KBR sent drivers in Iraq on a deadly mission; Darfur's Arab tribes are turning on each other.

KBR sent drivers in Iraq on a deadly mission; Darfur's Arab tribes are turning on each other.

KBR sent drivers in Iraq on a deadly mission; Darfur's Arab tribes are turning on each other.

A summary of what's in the major U.S. newspapers.
Sept. 3 2007 5:17 AM

Deadly Business

The Los Angeles Timesleads with documents that show senior managers at KBR went ahead with a supply operation in the spring of 2004 despite repeated warning that the route was not safe. The paper got a hold of a bunch of internal KBR documents that show there were disagreements among staff members but ultimately a convoy was sent out to the middle of a firefight and six civilian drivers, along with two U.S. soldiers, ended up dead. The New York Timesleads with an update on Darfur, where the conflict appears to have gotten more complicated in the last couple of months. Whereas the tragedy in Sudan's troubled region has usually been described as government-supported Arab tribes murdering non-Arabs, it seems the conflict has changed as many of the Arab tribes are now turning on one another.

The Washington Postleads with more on the book about President Bush's presidency that was mentioned in yesterday's NYT. Robert Draper's Dead Certain: The Presidency of George Bush, which comes out tomorrow, is notable because the journalist interviewed the president and much of his staff. And in doing so, Draper managed to get a rare glimpse at some of the conflicts and disagreements that existed in Bush's inner circle. For example, Draper says Karl Rove was adamantly against picking Dick Cheney as vice president and was not happy about Bush's selection of Harriet Miers for the Supreme Court. Draper says it was John Roberts, now the chief justice, who suggested Miers, which Roberts denies.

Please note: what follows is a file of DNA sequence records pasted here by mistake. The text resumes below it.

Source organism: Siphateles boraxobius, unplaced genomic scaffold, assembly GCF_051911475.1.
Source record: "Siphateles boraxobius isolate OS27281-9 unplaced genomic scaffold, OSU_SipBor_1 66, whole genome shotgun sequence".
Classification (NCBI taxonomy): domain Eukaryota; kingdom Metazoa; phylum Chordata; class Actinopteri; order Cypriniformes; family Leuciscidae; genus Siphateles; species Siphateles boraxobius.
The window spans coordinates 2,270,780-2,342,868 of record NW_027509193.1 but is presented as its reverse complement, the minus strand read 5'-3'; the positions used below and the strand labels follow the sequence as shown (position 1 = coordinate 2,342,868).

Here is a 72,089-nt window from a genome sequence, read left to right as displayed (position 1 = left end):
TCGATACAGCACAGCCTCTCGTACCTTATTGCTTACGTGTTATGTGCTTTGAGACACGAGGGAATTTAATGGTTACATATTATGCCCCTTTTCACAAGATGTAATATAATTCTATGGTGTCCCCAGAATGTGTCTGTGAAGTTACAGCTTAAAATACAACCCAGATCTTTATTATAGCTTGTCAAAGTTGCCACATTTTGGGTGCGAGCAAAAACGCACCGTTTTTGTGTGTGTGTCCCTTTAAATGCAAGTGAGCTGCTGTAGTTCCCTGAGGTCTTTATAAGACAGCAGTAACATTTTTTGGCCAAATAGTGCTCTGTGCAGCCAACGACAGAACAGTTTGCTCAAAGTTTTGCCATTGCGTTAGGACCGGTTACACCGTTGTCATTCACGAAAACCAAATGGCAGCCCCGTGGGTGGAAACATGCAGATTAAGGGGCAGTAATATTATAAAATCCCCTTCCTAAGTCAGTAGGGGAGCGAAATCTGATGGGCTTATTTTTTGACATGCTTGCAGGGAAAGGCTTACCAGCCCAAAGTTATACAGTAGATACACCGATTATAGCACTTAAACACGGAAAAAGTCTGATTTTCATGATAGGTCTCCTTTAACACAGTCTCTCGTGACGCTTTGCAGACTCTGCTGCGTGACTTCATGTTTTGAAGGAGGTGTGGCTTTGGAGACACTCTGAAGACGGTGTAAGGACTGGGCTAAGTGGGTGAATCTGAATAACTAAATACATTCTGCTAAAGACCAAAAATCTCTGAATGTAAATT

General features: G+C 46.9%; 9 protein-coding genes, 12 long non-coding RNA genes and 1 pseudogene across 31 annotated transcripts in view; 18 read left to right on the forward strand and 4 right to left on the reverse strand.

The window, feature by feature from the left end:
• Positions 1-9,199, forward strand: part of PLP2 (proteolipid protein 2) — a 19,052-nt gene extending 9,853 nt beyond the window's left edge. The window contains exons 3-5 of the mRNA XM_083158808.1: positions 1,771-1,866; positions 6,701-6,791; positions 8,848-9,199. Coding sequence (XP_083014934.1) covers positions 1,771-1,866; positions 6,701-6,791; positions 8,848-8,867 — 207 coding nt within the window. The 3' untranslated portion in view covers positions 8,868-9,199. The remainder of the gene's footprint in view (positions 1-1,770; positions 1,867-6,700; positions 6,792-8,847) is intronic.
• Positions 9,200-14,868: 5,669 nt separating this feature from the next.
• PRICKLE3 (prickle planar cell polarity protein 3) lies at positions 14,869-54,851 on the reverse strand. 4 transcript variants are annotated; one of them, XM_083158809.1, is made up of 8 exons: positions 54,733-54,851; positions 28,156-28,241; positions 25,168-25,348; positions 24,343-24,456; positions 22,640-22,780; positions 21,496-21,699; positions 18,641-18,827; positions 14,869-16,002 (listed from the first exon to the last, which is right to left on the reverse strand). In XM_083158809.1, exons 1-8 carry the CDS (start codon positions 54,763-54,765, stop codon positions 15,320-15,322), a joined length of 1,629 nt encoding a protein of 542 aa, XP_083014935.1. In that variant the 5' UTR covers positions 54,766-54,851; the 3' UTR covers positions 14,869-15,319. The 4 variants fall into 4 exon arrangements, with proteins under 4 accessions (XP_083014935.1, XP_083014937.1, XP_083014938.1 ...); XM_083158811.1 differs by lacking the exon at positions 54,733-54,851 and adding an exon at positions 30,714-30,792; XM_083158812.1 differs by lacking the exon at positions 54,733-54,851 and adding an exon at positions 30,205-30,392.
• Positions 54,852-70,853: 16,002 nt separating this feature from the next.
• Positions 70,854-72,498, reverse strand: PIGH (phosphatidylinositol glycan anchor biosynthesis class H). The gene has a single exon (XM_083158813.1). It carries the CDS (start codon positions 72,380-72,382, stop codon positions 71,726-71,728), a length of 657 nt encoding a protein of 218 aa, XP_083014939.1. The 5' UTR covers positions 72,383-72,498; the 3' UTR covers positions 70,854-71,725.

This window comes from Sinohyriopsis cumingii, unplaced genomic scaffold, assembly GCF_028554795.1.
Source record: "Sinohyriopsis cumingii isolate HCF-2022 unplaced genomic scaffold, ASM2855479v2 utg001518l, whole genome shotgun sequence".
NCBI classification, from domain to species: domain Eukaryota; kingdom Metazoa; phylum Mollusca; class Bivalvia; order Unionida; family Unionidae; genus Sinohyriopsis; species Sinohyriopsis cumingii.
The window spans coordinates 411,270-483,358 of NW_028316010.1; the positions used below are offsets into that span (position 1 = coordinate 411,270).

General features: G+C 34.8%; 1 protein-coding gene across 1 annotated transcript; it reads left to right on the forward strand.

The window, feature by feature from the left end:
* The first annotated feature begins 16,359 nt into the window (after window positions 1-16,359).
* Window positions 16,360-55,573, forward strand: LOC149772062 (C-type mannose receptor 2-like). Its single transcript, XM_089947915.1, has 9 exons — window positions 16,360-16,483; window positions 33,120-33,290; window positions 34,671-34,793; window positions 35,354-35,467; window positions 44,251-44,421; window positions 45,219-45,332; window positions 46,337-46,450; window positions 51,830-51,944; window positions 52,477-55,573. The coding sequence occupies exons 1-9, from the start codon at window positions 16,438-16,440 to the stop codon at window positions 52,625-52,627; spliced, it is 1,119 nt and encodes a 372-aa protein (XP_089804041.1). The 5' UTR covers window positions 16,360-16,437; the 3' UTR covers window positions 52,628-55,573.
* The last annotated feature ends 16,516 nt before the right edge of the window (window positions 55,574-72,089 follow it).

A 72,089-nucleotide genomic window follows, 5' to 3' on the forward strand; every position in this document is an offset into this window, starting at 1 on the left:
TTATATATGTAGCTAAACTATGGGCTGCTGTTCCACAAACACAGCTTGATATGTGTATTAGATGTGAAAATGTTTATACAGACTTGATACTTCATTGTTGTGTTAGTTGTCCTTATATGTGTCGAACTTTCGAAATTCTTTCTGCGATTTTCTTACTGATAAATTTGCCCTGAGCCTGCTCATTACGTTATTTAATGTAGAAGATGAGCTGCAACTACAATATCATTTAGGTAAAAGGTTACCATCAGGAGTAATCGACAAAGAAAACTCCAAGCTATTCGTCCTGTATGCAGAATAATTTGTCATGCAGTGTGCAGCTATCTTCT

Advertisement

KBR warned the LAT several times against publishing its story on the supply convoy, and it's clear why the company wouldn't want the information getting out there. It's a detailed and compelling story that shows an Army dependent on a private contractor to get critical supplies through volatile territory and a company that ultimately chose to send civilian employees through a dangerous area to fulfill a multibillion-dollar contract. "Can anyone explain why we put civilians in the middle of known ambush sites?" asked one security adviser in an e-mail after the six drivers were killed. "Maybe we should put body bags on the packing list for our drivers." In the end, only six of the 19 KBR trucks that were sent to the airport on that fateful day reached their destination.

The killings in Darfur have yet to reach the levels of a few years ago, but it seems the landscape is changing and this splintering of the armed groups is the next phase that U.N. officials and humanitarian groups are worried about. The Sundanese government doesn't appear to be funding these groups any more as some are beginning to compare Darfur to Somalia, where a surplus of weapons and armed groups has created a chaotic situation in which everyone fights one another for a little bit of power and territory.